We all know how annoying and frustrating insomnia can be. So just imagine how it must feel when your dog has it. Yeah, dogs can get insomnia just like we can and for them, it’s particularly problematic because there could be a whole host of problems going on.
Even worse, they can’t communicate them to us. This is why it’s important to pay close attention to your dog’s behavior and the telltale signs of insomnia in your pet. Here are common reasons why your pup isn’t sleeping and potential solutions for curing insomnia in your dogs:
1. Lack of Exercise
This is one of the biggest ones. The majority of your dog’s day is spent laying around at home waiting for you to finish working. They’re not burning enough energy during the day and that excess energy is keeping them awake at night, making them restless.
The best solution is to get them out for walks a couple of times a day. If you can’t walk them yourself or have difficulty, take them to a dog park or see about hiring a dog walker to come by while you’re at work. You can even beef up his playtime with engaging toys and stimulation at home to help.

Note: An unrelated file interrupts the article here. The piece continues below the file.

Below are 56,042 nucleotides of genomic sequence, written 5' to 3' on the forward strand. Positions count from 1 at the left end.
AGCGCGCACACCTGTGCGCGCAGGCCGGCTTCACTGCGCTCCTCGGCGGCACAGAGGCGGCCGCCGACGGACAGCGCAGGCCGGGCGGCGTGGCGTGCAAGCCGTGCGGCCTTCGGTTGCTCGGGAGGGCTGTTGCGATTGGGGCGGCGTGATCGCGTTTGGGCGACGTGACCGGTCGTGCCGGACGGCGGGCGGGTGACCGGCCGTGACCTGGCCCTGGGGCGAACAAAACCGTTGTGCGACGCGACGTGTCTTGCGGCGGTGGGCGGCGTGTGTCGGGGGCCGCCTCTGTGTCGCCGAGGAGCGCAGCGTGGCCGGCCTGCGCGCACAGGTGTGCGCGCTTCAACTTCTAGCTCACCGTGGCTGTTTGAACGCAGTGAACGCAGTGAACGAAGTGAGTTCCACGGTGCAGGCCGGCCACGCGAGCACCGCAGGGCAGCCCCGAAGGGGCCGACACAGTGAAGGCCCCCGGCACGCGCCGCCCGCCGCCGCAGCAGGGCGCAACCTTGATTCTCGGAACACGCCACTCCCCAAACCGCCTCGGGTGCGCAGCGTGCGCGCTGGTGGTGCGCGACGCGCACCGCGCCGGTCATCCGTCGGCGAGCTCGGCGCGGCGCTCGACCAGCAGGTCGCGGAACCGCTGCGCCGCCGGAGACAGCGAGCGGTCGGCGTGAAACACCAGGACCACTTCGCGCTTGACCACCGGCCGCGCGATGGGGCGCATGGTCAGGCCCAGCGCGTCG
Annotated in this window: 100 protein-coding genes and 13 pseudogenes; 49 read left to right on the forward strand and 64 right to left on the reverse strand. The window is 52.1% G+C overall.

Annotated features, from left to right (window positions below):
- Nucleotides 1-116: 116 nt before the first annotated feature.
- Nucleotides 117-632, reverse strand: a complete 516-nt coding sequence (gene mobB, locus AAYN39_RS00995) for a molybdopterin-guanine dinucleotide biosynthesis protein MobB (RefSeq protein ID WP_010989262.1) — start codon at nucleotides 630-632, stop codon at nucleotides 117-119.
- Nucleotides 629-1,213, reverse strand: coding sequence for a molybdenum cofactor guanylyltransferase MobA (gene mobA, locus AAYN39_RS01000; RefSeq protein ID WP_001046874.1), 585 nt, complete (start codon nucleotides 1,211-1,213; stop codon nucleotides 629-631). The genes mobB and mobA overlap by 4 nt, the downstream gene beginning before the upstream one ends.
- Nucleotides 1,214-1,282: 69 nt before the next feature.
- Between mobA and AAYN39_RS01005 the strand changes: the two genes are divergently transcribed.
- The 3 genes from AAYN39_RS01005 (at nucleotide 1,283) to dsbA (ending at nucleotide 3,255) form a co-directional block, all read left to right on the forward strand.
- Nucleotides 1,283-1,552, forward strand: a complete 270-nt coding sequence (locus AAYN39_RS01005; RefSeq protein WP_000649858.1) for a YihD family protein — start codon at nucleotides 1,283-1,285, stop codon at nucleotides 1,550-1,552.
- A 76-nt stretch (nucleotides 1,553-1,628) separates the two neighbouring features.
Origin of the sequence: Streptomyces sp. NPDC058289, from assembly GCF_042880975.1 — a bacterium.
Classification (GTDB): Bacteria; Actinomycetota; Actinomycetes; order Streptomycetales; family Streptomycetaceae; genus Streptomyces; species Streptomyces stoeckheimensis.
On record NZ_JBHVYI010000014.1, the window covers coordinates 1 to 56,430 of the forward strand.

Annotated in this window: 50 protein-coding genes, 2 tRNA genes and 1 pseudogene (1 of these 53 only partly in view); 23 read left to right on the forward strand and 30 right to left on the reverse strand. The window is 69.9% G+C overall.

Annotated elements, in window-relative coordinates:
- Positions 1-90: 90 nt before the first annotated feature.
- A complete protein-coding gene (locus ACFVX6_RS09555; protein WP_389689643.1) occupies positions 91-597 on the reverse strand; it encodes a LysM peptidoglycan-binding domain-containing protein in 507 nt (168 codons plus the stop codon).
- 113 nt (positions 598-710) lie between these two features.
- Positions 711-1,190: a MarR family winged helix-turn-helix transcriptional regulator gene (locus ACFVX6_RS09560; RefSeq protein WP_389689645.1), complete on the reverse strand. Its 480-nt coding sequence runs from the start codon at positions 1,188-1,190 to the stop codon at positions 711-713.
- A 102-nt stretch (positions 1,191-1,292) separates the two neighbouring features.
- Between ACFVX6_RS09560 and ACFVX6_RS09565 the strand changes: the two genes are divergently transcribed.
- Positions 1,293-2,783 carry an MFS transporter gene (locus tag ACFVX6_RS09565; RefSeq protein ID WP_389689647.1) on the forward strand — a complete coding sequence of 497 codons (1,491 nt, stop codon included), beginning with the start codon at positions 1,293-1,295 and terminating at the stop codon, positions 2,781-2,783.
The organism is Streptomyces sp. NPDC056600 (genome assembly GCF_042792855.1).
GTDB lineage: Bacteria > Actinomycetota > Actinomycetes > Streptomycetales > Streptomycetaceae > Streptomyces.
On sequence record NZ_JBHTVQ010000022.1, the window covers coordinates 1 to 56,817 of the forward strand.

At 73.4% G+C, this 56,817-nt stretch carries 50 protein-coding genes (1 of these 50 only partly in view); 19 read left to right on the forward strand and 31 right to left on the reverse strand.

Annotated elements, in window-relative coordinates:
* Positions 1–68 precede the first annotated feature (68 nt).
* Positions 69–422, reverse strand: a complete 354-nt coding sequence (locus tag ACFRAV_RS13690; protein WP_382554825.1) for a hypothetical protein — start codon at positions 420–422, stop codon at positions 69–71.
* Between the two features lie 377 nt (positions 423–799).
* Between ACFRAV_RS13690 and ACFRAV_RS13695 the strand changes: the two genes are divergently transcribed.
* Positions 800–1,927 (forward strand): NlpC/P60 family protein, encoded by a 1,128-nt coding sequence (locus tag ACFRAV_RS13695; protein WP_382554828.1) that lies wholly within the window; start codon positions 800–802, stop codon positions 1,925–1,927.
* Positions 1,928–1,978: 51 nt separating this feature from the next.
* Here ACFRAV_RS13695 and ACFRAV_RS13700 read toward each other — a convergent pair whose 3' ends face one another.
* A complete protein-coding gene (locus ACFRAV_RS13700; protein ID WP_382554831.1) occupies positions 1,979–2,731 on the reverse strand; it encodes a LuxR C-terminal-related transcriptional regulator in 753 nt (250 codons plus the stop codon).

2. Weak Bladder
This one is more common in puppies who haven’t fully mastered bladder control yet. He may be up half the night because he has to piddle and this means he’ll likely be up every hour or so. Naturally, it gets better as the dog gets older and his bladder increases in size and control, but until then, there are still a few things you can do to help.
Crate training is a big one to consider, wherein you get the puppy used to sleeping in a crate at night. With this, be sure to deny him water up to two hours before bed to make sure his bladder is empty ahead of time.
3. Separation Anxiety
Dogs who typically suffer from anxiety when you’re away may also have difficulties at night and you’re not available to be with them. This is especially true if your dog is new and unfamiliar with his new home.